I wonder how difficult it would really be to stop taking T for the year(s) that would be necessary for such an endeavor. Right now I mostly think about my T when I realize it's time to give myself a shot again, or I blame it for an acne outbreak or a particularly grumpy moment. Seems like it'd be okay to give those things up again for a while, particularly for such a good cause. But on the other hand, I'm pretty sure there's something going on here similar to depressed folks who take medication. They're depressed, they take the medication, and then they feel better! So they stop taking the pills! But it's the pills that are making them feel better, so of course they start feeling bad again.

I say now, from my position of security and happiness with my embodiment, that sure, I could stop taking T. But how much of that is me forgetting the discomfort and difficulties of living in a "female" body?

Anyway. It was a good workshop for me to attend.

My workshop that I organized, the Chest Surgery Show & Tell, went off quite well, despite scheduling conflicts. I'd say there were probably 40+ guys who came and took their shirts off and shared their experiences, and probably around 100 people who circulated through to look and learn.

I'd wanted to set up a space that felt safe, and low pressure, and would be easiest and most efficient for the maximum number of people to get the maximum amount of relevant information. The set-up, with stations around the room, seemed to accomplish that pretty well, although I had some guys say that they wished they'd had more signs to post more information (like price) about their surgeons, or that they felt a little uncomfortable being the only representative of their surgeon when some surgeons had 15 guys standing around.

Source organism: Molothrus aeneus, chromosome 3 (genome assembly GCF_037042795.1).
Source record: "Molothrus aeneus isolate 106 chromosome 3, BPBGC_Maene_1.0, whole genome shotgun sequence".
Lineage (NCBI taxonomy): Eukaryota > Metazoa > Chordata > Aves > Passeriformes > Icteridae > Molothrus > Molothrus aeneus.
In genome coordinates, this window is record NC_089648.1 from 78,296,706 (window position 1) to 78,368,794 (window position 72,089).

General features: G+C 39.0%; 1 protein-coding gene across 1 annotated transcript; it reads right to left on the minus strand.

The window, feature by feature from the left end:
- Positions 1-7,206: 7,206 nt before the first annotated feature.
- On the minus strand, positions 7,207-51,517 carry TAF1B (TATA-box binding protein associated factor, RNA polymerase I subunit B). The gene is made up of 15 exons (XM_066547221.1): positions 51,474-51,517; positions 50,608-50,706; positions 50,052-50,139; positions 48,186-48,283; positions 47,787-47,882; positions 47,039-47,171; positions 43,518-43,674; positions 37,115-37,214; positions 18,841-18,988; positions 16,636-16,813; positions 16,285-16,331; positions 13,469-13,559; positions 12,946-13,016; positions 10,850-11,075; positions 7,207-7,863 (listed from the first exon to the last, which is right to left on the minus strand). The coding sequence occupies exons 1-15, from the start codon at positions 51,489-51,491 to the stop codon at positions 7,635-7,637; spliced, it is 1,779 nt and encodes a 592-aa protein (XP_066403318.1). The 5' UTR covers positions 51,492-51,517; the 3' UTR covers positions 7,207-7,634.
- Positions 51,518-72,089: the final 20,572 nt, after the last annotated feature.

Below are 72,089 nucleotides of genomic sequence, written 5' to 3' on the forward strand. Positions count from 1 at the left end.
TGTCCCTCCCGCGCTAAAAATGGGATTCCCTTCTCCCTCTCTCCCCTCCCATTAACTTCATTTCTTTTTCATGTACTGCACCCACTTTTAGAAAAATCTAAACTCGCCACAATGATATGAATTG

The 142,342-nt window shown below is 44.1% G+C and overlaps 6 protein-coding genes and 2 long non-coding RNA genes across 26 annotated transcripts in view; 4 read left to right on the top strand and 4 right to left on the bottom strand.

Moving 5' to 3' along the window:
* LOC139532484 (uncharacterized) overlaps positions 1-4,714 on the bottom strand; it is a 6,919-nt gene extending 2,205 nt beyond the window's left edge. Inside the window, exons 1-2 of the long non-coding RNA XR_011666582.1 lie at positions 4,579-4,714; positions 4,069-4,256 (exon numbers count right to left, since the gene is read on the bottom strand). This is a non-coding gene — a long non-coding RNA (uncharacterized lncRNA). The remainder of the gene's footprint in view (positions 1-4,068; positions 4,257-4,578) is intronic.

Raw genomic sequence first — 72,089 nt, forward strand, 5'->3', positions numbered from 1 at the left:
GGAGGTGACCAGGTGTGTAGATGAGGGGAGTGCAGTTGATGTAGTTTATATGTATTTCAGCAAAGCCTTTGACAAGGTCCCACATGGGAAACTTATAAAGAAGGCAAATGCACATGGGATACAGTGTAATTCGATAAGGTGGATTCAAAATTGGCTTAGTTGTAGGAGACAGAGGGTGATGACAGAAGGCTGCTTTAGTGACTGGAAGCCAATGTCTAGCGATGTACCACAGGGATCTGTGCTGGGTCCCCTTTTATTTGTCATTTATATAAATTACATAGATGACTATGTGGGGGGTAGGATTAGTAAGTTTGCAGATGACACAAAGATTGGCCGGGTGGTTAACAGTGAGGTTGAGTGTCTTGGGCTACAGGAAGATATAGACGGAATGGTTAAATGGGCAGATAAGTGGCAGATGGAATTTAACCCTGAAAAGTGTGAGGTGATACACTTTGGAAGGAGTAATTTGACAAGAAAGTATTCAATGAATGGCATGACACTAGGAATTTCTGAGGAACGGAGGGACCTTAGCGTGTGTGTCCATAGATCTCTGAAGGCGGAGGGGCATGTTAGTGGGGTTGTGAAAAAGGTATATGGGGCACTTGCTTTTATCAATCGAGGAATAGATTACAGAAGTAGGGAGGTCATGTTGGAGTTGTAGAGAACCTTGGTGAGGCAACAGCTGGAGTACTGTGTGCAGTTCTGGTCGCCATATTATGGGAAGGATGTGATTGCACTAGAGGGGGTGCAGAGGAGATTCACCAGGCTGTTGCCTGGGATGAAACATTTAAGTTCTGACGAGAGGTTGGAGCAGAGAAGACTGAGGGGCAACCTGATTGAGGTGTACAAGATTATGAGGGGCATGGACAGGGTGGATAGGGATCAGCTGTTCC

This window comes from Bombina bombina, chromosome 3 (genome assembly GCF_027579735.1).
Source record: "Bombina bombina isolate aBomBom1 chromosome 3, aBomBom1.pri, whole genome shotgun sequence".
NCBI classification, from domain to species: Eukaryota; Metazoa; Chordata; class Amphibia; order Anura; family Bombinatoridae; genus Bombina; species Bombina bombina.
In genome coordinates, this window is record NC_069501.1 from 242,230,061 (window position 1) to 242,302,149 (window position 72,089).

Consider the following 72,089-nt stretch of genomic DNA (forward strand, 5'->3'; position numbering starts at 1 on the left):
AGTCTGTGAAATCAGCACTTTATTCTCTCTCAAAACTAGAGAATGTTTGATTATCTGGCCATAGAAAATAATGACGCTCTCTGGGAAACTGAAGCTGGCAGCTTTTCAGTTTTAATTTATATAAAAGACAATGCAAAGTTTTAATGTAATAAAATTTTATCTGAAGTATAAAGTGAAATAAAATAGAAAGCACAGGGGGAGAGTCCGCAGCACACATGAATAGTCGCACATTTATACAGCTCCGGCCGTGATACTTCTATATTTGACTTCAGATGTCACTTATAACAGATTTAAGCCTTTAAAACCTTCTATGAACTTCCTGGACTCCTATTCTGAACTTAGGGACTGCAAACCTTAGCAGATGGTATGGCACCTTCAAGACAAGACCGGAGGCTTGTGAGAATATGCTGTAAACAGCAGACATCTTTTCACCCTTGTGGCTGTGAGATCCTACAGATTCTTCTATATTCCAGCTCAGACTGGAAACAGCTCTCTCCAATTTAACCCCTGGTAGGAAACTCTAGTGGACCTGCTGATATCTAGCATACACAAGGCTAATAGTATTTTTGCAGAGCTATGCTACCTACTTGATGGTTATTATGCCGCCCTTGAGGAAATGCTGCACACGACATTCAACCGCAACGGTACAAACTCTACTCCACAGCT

Also, I forgot that such a system requires people to overcome their shyness and approach total strangers to strike up a conversation and ask questions...and a half-naked stranger to ask sensitive questions, at that! Fortunately, there were enough extroverted people to make things go more or less smoothly, and I think there were plenty of introverts listening in/jumping in to already established conversations.

I wandered around and stressed out a bit and tried to make sure things were running smoothly. I even shared my own experience with some folks. I talked about how comfortable I was with my surgeon, and how reassured I was with his long experience doing FTM chest surgeries. I tried to talk, too, about some of the things I was unprepared for. I wasn't prepared to feel so beat up immediately post surgery. I'd forgotten that I'd be bruised and raw after I subjected my body to, basically, voluntary trauma. That was certainly a bit rattling in a moment that I'd expected to feel only triumphant.

I didn't have a way to know and believe that my initial results when I first got to see them about a week post surgery


would in less than two years settle into my own chest that I'm so comfortable with now.

I've found that patience is such a virtue when it comes to my transition!

1 comment:

Mordecai said...

Sounds like you did some really great work that you should be proud of! The discussion of pregnancy options interested me. I'm sure you've considered it, but I was wondering what you thought or felt about the possibility of having your egg carried by a surrogate mother?